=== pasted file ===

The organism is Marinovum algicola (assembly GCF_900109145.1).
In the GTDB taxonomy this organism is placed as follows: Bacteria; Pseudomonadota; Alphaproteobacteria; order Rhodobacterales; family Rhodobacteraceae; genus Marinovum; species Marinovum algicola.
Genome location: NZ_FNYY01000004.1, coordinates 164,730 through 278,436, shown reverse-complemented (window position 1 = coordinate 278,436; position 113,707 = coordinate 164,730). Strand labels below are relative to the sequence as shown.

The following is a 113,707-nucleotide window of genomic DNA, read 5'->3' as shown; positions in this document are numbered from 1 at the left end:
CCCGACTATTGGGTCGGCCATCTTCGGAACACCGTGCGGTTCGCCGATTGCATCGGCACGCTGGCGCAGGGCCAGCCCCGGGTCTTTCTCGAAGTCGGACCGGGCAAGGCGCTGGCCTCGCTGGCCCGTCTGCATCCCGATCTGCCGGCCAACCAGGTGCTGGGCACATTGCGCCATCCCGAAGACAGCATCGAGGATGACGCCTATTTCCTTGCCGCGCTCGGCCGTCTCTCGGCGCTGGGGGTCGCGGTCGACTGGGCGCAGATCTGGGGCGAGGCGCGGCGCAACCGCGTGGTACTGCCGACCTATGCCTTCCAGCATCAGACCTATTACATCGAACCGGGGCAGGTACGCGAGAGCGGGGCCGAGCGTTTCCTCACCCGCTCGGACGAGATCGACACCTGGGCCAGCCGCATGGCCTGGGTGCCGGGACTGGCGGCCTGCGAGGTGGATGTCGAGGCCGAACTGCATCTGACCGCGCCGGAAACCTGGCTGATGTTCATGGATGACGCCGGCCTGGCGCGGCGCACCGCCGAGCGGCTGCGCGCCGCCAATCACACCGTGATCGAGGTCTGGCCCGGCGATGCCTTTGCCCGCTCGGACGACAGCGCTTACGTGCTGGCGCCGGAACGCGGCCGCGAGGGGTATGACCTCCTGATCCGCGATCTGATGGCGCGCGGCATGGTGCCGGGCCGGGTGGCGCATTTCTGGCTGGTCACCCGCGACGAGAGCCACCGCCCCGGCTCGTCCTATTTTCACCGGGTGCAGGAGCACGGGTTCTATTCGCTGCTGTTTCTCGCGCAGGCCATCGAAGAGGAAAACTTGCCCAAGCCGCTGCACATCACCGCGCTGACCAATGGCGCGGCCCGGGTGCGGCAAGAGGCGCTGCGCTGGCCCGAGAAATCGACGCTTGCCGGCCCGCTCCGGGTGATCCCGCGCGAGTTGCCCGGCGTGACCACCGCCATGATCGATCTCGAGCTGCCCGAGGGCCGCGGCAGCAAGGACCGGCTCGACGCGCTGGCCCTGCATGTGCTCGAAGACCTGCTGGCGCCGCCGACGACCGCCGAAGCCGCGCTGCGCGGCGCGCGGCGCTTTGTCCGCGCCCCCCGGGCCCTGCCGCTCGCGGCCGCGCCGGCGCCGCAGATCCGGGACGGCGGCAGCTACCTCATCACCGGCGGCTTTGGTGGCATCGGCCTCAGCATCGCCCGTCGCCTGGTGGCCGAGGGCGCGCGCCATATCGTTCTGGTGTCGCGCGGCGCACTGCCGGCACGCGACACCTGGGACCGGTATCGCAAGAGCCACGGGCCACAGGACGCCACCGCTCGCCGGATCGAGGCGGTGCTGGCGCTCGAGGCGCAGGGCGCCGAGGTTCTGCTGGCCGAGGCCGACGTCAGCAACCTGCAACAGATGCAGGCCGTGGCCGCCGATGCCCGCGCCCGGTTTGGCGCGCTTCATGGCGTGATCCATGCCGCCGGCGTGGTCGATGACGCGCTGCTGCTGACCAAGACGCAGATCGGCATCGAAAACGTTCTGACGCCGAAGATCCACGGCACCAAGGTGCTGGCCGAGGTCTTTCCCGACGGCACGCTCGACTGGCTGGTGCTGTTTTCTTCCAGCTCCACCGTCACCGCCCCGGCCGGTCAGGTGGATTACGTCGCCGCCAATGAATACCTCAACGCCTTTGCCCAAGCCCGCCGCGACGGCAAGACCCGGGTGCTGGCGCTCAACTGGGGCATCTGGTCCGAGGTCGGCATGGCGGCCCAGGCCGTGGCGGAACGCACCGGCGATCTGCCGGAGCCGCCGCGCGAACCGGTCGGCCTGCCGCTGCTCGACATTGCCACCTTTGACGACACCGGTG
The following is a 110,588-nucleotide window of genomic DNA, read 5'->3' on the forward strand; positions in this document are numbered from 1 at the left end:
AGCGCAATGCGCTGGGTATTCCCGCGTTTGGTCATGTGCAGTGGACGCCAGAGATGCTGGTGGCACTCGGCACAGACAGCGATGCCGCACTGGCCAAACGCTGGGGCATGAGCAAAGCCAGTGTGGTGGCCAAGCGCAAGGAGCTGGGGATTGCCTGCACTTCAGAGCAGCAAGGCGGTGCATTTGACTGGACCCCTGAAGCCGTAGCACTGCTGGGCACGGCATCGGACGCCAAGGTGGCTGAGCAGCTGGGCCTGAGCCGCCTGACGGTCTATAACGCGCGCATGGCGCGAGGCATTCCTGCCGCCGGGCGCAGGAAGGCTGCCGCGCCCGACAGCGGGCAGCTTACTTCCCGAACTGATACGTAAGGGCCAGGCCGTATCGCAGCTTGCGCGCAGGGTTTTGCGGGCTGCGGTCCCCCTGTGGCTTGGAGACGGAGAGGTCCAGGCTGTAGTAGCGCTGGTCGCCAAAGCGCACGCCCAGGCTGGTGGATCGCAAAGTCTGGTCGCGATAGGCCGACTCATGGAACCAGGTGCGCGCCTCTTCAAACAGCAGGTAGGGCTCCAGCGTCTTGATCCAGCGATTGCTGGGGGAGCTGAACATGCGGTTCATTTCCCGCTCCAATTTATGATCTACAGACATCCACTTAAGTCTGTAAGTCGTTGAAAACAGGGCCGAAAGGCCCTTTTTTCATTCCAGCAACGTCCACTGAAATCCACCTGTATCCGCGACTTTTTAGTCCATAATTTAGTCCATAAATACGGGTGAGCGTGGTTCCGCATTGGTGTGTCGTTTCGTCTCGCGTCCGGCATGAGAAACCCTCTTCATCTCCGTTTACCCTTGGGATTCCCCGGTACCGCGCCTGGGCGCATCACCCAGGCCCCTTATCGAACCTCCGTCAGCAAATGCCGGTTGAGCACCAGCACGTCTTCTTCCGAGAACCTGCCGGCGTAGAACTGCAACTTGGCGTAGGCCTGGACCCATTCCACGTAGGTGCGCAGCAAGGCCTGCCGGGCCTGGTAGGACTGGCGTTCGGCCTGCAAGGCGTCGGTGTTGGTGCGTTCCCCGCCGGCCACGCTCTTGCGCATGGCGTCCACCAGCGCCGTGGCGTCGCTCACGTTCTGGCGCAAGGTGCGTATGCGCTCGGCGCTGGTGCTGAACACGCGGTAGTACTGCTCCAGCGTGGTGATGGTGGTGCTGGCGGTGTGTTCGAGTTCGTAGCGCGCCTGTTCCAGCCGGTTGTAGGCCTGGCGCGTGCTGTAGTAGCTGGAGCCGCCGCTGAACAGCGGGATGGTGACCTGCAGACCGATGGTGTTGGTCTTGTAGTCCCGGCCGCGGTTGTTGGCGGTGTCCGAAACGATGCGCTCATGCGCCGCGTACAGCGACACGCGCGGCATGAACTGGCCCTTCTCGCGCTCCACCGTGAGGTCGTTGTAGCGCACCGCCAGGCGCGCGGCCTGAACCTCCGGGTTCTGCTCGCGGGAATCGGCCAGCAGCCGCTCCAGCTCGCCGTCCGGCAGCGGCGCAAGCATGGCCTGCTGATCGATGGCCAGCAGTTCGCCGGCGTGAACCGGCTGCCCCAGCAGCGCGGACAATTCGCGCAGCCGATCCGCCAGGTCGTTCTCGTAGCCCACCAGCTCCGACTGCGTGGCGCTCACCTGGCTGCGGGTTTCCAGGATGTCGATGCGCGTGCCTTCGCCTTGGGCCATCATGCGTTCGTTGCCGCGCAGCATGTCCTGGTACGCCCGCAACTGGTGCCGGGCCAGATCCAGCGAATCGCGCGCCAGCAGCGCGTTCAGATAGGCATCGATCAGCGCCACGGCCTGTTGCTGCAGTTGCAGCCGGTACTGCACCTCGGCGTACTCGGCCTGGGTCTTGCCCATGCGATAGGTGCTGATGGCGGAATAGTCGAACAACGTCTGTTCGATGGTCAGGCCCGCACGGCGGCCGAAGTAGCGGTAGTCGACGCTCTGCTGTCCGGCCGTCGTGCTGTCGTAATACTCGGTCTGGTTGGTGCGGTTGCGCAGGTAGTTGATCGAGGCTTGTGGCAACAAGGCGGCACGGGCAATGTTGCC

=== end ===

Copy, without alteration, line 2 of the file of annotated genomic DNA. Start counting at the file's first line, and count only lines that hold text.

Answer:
In the GTDB taxonomy this organism is placed as follows: Bacteria; Pseudomonadota; Alphaproteobacteria; order Rhodobacterales; family Rhodobacteraceae; genus Marinovum; species Marinovum algicola.